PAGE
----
Pearls of the King – Lee Domingue

It’s a book.

I read it a while back.  I’m not giving it away.

I would not say that Lee is a writer, but I don’t think he would either.  The good news is he doesn’t have to be.

Two things worth mentioning from this book:

The first is Lee’s incredible testimony, from carefree indulgence to a perfectly timed missed flight.

I’m not giving you more than that.  I’m one of those if you ruin the movie for me you may die kind of crazies.

The second is the relationship that Lee uses to compare kings to legacy builders.

I don’t even think he even said all that I’m about to say, but hopefully you can understand why I’ve fallen in love with the idea.

Lee Domingue is rich.

And while I can’t confirm it, he has probably given more money away than most people make in their entire lives.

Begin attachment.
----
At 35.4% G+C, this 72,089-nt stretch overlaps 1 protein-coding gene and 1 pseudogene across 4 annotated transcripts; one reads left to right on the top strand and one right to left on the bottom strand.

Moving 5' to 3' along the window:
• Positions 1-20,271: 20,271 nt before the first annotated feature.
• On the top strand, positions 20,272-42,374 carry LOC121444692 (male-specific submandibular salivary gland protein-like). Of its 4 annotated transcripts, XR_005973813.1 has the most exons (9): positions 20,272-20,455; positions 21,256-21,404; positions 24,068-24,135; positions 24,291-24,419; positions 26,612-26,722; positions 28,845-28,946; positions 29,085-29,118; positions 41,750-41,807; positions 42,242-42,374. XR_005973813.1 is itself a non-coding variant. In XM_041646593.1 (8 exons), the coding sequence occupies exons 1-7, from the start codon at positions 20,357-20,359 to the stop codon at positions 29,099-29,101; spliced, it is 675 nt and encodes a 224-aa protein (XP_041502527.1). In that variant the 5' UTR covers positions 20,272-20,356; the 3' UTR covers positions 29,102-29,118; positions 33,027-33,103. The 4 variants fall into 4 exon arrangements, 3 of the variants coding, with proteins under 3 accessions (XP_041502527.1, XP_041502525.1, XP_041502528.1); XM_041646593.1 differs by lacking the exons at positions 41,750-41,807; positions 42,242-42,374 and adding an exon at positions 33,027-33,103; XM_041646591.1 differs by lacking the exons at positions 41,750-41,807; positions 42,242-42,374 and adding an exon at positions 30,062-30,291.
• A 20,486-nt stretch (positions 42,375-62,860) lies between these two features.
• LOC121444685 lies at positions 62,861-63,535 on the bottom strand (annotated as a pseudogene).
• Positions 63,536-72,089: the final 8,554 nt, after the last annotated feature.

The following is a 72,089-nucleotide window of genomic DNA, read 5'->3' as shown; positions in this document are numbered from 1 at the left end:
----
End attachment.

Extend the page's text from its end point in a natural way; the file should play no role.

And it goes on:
He’s a legacy builder.  He’s a king.

A king.  For the Kingdom.

I’m interested in kings in general, at least the concept.  I wouldn’t grovel over them, but they are fascinating creatures.

Of course, they don’t live in America.  So Lee makes the point (or at least I take the meaning how I’d like to) that kings do still exist.  They have not become fossils; they are alive and well.

I’m reminded of a Proverb.

Do you see a man who is skillful in his work?

He will stand among kings, he will not stand before obscure men.

You may recall Joseph being given control of all of Potiphar’s house. You may recall Joseph standing before Pharoah. You may recall Joseph impressing Pharoah.

You may recall Joseph being set over all the land of Egypt, being 2nd in command under Pharoah.

You may recall Daniel standing before kings… four different kings… and impressing them all.

Another man named John Graunt achieved enough to grab the attention of the king (Charles II of England) in 1666.

There was a Royal Society of which the king wanted to make Graunt a part, but the other members of the society were not thrilled about a “mere tradesman” being counted among their group.

The king’s reply:  If they found any more such Tradesmen, they should be sure to admit them all, without any more ado.

Graunt excelled in his work. He stood before the king.  He did not stand before obscure men.

I want to excel in my work.